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Policy Briefs

After Katrina
In Hurricane Katrina's aftermath, two policy questions demand attention. First, what have we learned that could improve the nation's response to emergencies? Second, which public policy approaches would deal best with the devastation in greater New Orleans? This series assesses the challenges now facing New Orleans and recommends tested models for making the city's social infrastructure stronger and more equitable than it was before Katrina.

Caring for Children
Using Urban Institute analysis of state child welfare reporting systems and child welfare surveys, this series offers facts and perspectives on such topics as the cost of protecting these children in care and the outlook for the large number of children who don't get adopted.

Charting Civil Society
The Center on Nonprofits & Philanthropy produces this series to offer guidance on ways to foster a more "civil" society. In-depth analyses are given on such topics as Church-State partnerships, extending the charitable deduction to taxpayers who do not itemize, and various ways to improve child care quality.

Child Welfare Research Program
This series monitors how child welfare policy becomes practice, identifies important emerging issues in child welfare research, and summarizes findings from practical studies to help inform the public policy debate.

Economic Perspective
In this column for Tax Notes magazine, senior fellow Eugene Steuerle provides analysis on the economics of the budget and taxation. For over 14 years, the column has targeted such fiscal matters as the excessive costs of health care, how to review tax changes, and who should be certified for EITC.

Economic Restructuring and the Job Market
A series on labor trends and their policy implications by Robert Lerman, senior fellow in the Urban Institute's Center on Labor, Human Services & Population, examines such topics as the inequality of earnings and meritocracy without rising inequality.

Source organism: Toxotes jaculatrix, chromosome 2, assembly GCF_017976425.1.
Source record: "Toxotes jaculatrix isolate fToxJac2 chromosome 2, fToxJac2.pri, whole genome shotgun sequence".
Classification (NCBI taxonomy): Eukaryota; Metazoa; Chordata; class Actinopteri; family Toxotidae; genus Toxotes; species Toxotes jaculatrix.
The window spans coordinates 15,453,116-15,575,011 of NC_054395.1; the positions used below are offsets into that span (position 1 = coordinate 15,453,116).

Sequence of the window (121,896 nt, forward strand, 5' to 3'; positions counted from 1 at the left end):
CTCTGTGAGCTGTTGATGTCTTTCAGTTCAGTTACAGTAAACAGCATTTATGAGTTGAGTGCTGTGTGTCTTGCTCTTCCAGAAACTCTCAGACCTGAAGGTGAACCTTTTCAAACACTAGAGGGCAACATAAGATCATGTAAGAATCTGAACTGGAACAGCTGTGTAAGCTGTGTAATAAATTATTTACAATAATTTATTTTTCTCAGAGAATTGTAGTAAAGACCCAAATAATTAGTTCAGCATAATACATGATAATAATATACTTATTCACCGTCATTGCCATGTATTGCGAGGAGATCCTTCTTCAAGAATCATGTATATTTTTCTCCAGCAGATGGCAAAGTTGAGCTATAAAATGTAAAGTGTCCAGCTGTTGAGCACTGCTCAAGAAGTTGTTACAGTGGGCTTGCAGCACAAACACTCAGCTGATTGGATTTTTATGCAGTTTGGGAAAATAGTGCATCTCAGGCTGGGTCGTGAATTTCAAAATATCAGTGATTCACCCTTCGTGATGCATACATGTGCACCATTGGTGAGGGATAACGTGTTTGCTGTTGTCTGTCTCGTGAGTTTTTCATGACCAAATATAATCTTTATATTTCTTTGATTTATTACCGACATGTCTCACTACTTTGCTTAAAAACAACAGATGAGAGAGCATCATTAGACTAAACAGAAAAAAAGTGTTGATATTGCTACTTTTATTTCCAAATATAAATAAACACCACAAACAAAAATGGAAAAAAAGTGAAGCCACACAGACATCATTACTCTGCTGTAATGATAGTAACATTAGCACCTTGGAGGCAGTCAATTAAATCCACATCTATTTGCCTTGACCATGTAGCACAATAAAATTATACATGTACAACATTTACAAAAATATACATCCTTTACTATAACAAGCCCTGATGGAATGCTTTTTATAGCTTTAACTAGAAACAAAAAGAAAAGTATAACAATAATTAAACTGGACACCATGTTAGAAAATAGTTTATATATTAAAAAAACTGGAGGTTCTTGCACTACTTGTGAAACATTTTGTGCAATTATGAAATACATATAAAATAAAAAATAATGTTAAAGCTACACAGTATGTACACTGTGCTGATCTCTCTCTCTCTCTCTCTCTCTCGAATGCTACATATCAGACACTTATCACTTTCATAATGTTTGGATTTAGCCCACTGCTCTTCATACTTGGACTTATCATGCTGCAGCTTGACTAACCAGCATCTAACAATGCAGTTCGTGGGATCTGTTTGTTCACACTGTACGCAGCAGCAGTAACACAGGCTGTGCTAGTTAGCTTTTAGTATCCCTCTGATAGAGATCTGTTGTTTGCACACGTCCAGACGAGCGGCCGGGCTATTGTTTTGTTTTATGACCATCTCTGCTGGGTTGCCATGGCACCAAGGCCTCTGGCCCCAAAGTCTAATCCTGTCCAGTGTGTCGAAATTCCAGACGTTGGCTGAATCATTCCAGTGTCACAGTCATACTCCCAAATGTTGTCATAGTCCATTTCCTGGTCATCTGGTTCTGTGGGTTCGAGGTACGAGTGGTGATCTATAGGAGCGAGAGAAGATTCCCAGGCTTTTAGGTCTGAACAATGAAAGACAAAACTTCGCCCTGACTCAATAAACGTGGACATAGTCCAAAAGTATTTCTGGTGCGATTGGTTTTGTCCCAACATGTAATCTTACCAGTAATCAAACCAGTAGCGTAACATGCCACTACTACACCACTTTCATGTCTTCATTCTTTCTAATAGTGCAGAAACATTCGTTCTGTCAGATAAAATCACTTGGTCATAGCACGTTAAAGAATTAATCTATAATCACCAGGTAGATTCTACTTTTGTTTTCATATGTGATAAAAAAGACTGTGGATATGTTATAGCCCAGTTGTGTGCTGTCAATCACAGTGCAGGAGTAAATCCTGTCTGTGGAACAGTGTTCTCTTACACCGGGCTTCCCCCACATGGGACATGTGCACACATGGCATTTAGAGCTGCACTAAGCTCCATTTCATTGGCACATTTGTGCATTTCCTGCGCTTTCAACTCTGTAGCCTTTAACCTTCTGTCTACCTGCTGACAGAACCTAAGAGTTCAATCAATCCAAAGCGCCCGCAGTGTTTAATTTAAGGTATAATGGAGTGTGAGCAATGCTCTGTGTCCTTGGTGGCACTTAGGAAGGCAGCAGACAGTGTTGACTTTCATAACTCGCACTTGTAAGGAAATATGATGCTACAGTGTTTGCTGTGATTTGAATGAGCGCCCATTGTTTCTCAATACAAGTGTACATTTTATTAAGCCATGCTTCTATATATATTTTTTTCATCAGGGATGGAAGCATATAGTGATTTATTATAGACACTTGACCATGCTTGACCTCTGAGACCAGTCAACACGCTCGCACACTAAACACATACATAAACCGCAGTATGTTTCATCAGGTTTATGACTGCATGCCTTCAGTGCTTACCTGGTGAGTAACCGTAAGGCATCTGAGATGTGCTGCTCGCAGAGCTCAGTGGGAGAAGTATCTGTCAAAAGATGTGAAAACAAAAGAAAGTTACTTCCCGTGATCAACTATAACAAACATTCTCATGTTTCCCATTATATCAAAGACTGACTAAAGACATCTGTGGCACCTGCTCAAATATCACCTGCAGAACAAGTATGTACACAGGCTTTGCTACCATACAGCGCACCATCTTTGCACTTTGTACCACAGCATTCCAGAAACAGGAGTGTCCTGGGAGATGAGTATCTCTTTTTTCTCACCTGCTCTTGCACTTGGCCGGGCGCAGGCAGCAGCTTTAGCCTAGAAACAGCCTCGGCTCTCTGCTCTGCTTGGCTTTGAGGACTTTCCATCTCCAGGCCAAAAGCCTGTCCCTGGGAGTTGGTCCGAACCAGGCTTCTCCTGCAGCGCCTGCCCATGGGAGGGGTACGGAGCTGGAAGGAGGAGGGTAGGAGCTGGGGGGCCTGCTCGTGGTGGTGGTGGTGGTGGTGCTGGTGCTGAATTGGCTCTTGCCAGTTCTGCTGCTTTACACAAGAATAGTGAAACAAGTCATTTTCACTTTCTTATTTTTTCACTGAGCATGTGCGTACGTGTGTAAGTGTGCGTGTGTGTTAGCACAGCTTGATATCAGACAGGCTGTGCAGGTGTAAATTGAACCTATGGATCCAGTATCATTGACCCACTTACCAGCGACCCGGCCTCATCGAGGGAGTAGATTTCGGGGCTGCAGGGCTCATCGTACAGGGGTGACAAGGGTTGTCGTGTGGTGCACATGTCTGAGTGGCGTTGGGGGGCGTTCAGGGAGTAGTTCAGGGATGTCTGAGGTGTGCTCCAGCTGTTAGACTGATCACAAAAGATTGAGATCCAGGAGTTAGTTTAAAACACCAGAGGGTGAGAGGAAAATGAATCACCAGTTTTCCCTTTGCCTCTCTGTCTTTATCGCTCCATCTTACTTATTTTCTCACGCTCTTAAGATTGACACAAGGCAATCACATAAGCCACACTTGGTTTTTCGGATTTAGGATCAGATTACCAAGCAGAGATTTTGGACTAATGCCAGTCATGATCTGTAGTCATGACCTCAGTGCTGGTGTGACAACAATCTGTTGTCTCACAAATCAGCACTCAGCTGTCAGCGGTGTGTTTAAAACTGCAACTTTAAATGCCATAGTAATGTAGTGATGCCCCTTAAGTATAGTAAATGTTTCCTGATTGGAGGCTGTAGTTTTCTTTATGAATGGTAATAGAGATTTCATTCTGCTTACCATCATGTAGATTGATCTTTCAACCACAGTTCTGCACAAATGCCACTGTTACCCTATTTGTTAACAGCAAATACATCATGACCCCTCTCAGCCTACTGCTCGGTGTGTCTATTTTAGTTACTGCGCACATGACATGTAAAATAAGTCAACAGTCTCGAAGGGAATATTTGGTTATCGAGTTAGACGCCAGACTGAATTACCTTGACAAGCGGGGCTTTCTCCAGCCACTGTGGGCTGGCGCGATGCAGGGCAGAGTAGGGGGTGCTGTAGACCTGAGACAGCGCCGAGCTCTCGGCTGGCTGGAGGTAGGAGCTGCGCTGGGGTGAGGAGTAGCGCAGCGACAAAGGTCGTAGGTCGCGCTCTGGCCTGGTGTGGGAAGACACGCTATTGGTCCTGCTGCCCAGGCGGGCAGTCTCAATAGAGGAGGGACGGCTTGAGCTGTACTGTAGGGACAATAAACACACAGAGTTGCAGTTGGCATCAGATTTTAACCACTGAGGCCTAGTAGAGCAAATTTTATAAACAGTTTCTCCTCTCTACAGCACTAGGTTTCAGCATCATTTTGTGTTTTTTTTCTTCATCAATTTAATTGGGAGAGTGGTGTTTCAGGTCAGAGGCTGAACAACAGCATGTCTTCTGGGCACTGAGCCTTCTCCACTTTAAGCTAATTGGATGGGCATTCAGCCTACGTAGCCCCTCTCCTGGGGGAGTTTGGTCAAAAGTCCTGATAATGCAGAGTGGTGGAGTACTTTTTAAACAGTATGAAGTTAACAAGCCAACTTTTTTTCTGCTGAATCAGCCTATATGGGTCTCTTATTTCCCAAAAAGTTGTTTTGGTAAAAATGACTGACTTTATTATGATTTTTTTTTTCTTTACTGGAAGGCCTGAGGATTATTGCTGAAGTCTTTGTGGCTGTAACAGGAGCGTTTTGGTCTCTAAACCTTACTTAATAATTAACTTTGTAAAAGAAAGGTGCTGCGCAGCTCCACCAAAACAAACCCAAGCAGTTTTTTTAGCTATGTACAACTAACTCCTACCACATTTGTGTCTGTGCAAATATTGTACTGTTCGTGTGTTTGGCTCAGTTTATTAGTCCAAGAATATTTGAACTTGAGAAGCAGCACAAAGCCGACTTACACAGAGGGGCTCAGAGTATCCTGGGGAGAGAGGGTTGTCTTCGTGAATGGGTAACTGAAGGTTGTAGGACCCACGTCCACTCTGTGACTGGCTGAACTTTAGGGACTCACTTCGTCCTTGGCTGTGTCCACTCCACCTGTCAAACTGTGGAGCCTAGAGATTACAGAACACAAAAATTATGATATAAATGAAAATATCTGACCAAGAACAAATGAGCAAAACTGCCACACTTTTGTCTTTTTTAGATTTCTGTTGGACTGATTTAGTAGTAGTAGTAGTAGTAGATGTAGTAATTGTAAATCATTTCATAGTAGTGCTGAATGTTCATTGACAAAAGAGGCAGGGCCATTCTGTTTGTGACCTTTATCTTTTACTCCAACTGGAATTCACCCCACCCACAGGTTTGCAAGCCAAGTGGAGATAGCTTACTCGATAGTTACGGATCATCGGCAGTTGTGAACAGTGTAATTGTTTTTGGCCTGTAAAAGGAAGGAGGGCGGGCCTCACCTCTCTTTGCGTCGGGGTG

Emerging Issues in Philanthropy
The Urban Institute's Center on Nonprofits & Philanthropy and Harvard University's Hauser Center for Nonprofit Organizations summarize their findings from convened seminars, which explore topics such as whether the benefits derived from the charitable tax deduction are worth the cost.

Fast Facts on Welfare Policy
In this series, the Urban Institute's Assessing the New Federalism project presents specific findings from the National Survey of America's Families and the Welfare Rules Database. Topics covered include child welfare, health insurance coverage, race and ethnicity, and state welfare rules.

The Future of the Public Sector
This series on the long-term forces affecting social policy takes a strong focus on challenges for the twenty-first century. Those challenges include maintaining quality in health care as costs are contained; the implications of shifting responsibilities from the federal level to the states; and how can governments determine the public will in complex policy issues.

Governing-for-Results and Accountability
Using results from the Urban Institute's Governing-for-Results and Accountability Project, this series offers an examination of performance management that looks at strategic planning, program budgeting, and citizen involvement in the states. These briefs include snapshots and success stories from the states and localities that have made contributions to this field.

Health Policy Briefs
Health Policy briefs provide analysis and commentary on key health policy issues facing the nation. Topics include Medicare and Medicaid policy, changes in private health care markets, strategies for expanding health insurance, and the rising costs of health care. The series includes both data briefs and perspectives on national debates.

Health Policy Online
These briefs consider the intersection between health policy and budgetary concerns. Selected topics include whether a potential block grant approach to reform is or is not a panacea for Medicaid's fundamental problems; how welfare reform significantly restricts Medicaid eligibility of noncitizens; a comparison of costs between Medicaid and private insurers; and a description of how the State Children's Health Insurance Program has managed to dodge the budget ax.